Kindergarten teacher Spenser Harris has carved a quiet, stable future out of his tumultuous past, but his world turns upside down the night a homeless teen appears on his doorstep—a boy whose story mirrors the one Spenser has worked so hard to overcome. The decision to shelter Duon is easy. What’s tricky is juggling the network of caregivers in Duon’s life, especially Tomás Jimenez.
Tomás wouldn’t have hesitated to take Duon in, but his plate is already full working three jobs to support his family. Though Spenser’s carefully constructed walls are clearly designed to keep the world at bay, Tomás pushes past Spenser’s defenses, determined to ensure the man is worthy of his charge. As the two of them grow closer, Tomás dares to dream of a life beyond his responsibilities, and Spenser begins to believe he might finally find a home of his own after all.
But Spenser and Tomás’s world is forever poised to crash down around their ears. Duon’s grandmother isn’t sure she wants him to be raised by a gay man and challenges Spenser’s custody. Tomás’s undocumented parents could be deported at any time, and all the while the state of Minnesota votes on a constitutional amendment against marriage equality and the US Supreme Court debates whether or not Spenser and Tomás get a happily ever after. All they can do is hold tight to their love, hope for a better future…and remind each other to enjoy the dance.
In the morning, Ed called Vicky as promised, but when she turned up empty-handed at the end of the day and again on Sunday morning, Laurie’s nagging concern became full-blown worry. They kept telling him he’d disappeared like this before, but all Laurie’s instincts told him this time was different.
When days and then a week went by, Laurie’s worrying went into overdrive. Two Sundays after the last time Duon had been seen by anyone, Laurie grabbed Ed’s phone from his hand during one of Vicky’s updates and took over the conversation. “We need to call the police. Something is wrong. We have to find him.”
“I know, hon. And we’ll keep doing our best. But sometimes Duon doesn’t want to be found. As far as the police go, it might not do him any favors to be caught by them.”
Because he was possibly—probably tricking. Laurie shut his eyes and pressed fingers to his aching temple. “What more can we do? How can I help?”
“Baby.” Ed pried the phone gently from Laurie. He told Vicky he’d call her back, hung up, and took Laurie’s hands in his, looking him in the eye with an expression Laurie didn’t like at all. The kind of look you gave someone who simply didn’t get it, bless their heart. “Laur, honey, I know you hate to hear this, but all we can do is wait.”
Laurie did hate that answer, and he refused to accept it. “We can do more. We can put up signs, offer a reward—”
Ed stopped him with a brief kiss that tasted of sorrow. “Vicky is doing everything she can. She has a better network than you do in this department. If she thinks putting up signs and offering a reward will help, she’ll do that.”
“But I didn’t tell her I’d offer a reward, or how much. I should call her back—”
This time Ed’s hushing kiss lingered, gentling Laurie until his angry panic dissolved into tears. Ed shushed him lovingly and wiped them away with first his thumbs and then a tissue from the coffee table. “It’s going to be okay, baby. He’s going to be okay.”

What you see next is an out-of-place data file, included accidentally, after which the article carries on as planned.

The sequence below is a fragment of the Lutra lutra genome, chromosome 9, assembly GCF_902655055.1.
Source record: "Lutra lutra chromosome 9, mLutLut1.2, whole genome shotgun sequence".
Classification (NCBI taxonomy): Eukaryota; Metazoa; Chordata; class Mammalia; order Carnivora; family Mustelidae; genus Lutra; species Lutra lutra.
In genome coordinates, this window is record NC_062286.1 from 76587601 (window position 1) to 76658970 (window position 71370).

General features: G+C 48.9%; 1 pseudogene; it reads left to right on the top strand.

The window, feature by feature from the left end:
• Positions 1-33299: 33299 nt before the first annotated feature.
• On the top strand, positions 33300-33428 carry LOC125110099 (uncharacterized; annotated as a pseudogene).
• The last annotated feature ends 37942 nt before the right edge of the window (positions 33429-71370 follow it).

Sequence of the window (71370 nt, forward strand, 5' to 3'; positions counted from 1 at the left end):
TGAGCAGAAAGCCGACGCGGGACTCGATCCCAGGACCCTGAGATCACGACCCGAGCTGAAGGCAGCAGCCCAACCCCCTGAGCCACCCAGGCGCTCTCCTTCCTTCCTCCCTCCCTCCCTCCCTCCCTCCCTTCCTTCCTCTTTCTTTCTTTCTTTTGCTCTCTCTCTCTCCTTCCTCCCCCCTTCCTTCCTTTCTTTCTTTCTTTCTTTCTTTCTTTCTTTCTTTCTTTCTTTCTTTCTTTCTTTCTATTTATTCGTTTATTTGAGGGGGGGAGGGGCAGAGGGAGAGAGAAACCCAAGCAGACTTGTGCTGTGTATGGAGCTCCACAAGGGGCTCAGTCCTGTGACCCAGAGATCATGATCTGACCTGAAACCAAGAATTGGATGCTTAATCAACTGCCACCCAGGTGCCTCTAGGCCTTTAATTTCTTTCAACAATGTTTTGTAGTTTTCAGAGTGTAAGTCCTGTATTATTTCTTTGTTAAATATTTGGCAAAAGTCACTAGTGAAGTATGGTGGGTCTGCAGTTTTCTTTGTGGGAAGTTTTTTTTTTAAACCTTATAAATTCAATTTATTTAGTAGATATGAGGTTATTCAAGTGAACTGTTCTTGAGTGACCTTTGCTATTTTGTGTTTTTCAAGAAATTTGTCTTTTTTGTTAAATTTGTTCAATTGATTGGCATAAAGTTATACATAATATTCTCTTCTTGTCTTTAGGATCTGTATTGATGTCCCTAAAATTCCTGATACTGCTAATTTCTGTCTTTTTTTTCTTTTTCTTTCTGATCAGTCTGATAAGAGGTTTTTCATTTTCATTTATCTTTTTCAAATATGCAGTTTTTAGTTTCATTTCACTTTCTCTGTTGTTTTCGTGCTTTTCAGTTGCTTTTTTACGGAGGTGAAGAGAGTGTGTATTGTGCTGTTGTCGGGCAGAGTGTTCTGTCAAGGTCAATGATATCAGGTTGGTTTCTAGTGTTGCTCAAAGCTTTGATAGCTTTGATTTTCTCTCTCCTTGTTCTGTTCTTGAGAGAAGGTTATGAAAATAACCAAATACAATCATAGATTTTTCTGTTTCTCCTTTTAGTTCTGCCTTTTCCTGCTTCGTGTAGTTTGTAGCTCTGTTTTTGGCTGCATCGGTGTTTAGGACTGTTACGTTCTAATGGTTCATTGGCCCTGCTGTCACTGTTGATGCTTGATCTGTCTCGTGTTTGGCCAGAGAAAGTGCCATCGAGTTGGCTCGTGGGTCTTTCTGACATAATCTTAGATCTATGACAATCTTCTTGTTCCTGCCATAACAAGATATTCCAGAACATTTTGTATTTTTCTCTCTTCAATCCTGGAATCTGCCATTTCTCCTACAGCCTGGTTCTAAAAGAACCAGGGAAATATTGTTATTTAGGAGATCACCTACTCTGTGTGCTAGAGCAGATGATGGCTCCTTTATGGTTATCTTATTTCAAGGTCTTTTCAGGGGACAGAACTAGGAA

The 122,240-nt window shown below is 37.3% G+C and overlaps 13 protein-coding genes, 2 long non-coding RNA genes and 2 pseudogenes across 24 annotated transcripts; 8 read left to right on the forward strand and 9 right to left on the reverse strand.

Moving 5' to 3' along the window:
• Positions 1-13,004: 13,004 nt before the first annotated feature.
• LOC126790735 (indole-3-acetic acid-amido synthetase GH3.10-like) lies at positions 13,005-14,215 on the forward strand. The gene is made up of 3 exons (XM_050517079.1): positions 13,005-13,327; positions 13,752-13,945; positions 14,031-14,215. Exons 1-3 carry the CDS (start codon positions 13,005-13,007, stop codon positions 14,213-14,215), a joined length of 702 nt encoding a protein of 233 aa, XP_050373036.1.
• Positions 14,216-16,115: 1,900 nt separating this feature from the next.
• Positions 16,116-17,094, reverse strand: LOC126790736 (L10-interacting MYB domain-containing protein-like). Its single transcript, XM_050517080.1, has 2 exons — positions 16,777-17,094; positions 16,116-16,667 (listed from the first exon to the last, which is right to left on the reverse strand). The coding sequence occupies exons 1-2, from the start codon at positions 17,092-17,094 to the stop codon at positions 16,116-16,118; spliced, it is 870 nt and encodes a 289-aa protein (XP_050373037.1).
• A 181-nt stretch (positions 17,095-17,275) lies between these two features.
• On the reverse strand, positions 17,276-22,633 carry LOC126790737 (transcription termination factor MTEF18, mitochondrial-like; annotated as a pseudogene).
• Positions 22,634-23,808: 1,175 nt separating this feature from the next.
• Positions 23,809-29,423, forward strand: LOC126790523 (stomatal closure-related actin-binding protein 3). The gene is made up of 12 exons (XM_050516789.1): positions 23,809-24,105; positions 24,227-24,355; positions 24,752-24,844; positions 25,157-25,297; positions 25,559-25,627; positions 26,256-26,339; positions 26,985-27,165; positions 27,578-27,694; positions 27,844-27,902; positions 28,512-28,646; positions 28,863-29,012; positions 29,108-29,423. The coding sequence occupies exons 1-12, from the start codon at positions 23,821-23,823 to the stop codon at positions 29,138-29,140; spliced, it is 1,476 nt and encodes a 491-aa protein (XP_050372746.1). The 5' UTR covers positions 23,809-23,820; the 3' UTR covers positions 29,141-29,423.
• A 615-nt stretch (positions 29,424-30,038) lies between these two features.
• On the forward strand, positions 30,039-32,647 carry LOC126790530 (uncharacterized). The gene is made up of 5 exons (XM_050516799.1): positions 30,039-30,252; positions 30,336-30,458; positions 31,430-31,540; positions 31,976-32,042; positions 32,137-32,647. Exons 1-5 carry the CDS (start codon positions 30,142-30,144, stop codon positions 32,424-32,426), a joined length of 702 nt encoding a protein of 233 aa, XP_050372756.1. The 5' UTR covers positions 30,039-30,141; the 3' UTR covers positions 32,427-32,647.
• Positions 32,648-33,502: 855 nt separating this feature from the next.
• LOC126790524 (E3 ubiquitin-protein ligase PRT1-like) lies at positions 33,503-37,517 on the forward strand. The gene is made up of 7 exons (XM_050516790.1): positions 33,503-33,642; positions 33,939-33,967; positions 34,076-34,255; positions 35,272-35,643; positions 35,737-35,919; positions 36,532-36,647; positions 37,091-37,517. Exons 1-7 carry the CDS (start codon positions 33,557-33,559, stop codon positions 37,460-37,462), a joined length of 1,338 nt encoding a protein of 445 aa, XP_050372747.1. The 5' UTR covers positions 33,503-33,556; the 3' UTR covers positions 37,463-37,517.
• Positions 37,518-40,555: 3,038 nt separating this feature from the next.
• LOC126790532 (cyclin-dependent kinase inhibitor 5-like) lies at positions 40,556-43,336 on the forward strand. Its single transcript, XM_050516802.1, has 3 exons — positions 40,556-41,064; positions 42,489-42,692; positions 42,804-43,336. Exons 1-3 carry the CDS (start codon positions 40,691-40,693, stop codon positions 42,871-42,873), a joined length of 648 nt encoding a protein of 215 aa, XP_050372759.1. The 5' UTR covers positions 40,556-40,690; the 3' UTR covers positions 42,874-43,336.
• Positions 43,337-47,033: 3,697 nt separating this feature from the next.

“You don’t know that.” Fear, regret, and terror filled all available space in Laurie until emotion overflowed in a sob.
Ed took him to bed, holding him tight while he wept. The dampness on the top of Laurie’s head told him Ed cried too, which only fueled his despair. He didn’t sleep that night, only drifted fitfully in and out of dreamless dozes.
On Monday he walked to work, taking the long way down streets Ed would have scolded him for taking. Though Laurie kept his eyes peeled and saw no end of colorful exchanges between strangers, including some unnerving stares in his direction, he never saw Duon’s trademark pink cap or any other sign of him. At Halcyon he grilled everyone he’d ever seen hanging out with Duon, but none of them had seen him either. He passed out his business cards until he had none left to give. When he saw no sign of Duon at his studio either, he taught his classes with one eye on the door, constantly hoping he’d see Duon walk in and scold him for making a fuss.
Duon never showed, but Ed did, right as the last class was finishing up. He smiled and flirted with the parents waiting in the lobby, but Laurie could tell his husband was upset. As soon as Effie and the last of the students had left, Ed’s cheerful demeanor fell and he let loose on Laurie. “I don’t even know where to start with you. First everyone’s telling me to talk to my husband about wandering in the wrong part of town, and then they’re all showing me your business cards and asking why you’re so hot to find Duon. Did you not hear me when I said Vicky would handle this?”
Ed had crowded close to Laurie, and Laurie pushed at his chest, not interested in being bullied right now. “I can’t stand by and twiddle my thumbs when I know he’s out there. He’s a lost child, Ed.”
“Why are you acting like I don’t care about him? I know he’s a child. Except I also know he’s been functioning as an adult since his mom left. Which was when he was eight. He’s not from the burbs, Laurie. He’s from the streets. If you gave your card to anyone outside of Halcyon, they probably thought you wanted to fuck him, not find him.”
Laurie’s stomach roiled. “That’s disgusting. I’m going to be forty next year.”